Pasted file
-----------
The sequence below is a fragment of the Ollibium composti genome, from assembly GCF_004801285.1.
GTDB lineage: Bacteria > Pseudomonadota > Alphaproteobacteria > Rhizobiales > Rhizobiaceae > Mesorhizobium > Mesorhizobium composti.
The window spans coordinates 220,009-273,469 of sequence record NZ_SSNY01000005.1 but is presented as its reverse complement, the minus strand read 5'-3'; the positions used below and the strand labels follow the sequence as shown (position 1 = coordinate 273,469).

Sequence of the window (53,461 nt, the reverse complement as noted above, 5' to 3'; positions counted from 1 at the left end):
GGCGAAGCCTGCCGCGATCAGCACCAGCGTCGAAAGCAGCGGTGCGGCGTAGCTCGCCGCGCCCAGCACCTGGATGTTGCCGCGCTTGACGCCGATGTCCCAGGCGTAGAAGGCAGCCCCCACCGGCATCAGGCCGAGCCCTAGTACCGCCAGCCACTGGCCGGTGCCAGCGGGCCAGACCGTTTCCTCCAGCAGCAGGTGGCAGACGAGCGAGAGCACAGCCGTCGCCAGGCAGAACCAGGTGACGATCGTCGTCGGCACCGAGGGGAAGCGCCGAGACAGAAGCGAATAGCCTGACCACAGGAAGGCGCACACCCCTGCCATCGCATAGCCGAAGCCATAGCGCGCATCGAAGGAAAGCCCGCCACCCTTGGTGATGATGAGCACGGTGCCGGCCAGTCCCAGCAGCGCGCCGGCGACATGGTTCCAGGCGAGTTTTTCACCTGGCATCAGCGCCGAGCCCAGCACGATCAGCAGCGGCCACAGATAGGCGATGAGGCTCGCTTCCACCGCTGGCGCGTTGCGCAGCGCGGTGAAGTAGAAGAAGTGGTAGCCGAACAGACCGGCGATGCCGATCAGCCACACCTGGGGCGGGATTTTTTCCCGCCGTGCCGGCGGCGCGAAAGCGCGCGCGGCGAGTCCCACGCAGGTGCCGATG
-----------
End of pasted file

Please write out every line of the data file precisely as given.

The sequence below is a fragment of the Ollibium composti genome, from assembly GCF_004801285.1.
GTDB lineage: Bacteria > Pseudomonadota > Alphaproteobacteria > Rhizobiales > Rhizobiaceae > Mesorhizobium > Mesorhizobium composti.
The window spans coordinates 220,009-273,469 of sequence record NZ_SSNY01000005.1 but is presented as its reverse complement, the minus strand read 5'-3'; the positions used below and the strand labels follow the sequence as shown (position 1 = coordinate 273,469).

Sequence of the window (53,461 nt, the reverse complement as noted above, 5' to 3'; positions counted from 1 at the left end):
GGCGAAGCCTGCCGCGATCAGCACCAGCGTCGAAAGCAGCGGTGCGGCGTAGCTCGCCGCGCCCAGCACCTGGATGTTGCCGCGCTTGACGCCGATGTCCCAGGCGTAGAAGGCAGCCCCCACCGGCATCAGGCCGAGCCCTAGTACCGCCAGCCACTGGCCGGTGCCAGCGGGCCAGACCGTTTCCTCCAGCAGCAGGTGGCAGACGAGCGAGAGCACAGCCGTCGCCAGGCAGAACCAGGTGACGATCGTCGTCGGCACCGAGGGGAAGCGCCGAGACAGAAGCGAATAGCCTGACCACAGGAAGGCGCACACCCCTGCCATCGCATAGCCGAAGCCATAGCGCGCATCGAAGGAAAGCCCGCCACCCTTGGTGATGATGAGCACGGTGCCGGCCAGTCCCAGCAGCGCGCCGGCGACATGGTTCCAGGCGAGTTTTTCACCTGGCATCAGCGCCGAGCCCAGCACGATCAGCAGCGGCCACAGATAGGCGATGAGGCTCGCTTCCACCGCTGGCGCGTTGCGCAGCGCGGTGAAGTAGAAGAAGTGGTAGCCGAACAGACCGGCGATGCCGATCAGCCACACCTGGGGCGGGATTTTTTCCCGCCGTGCCGGCGGCGCGAAAGCGCGCGCGGCGAGTCCCACGCAGGTGCCGATG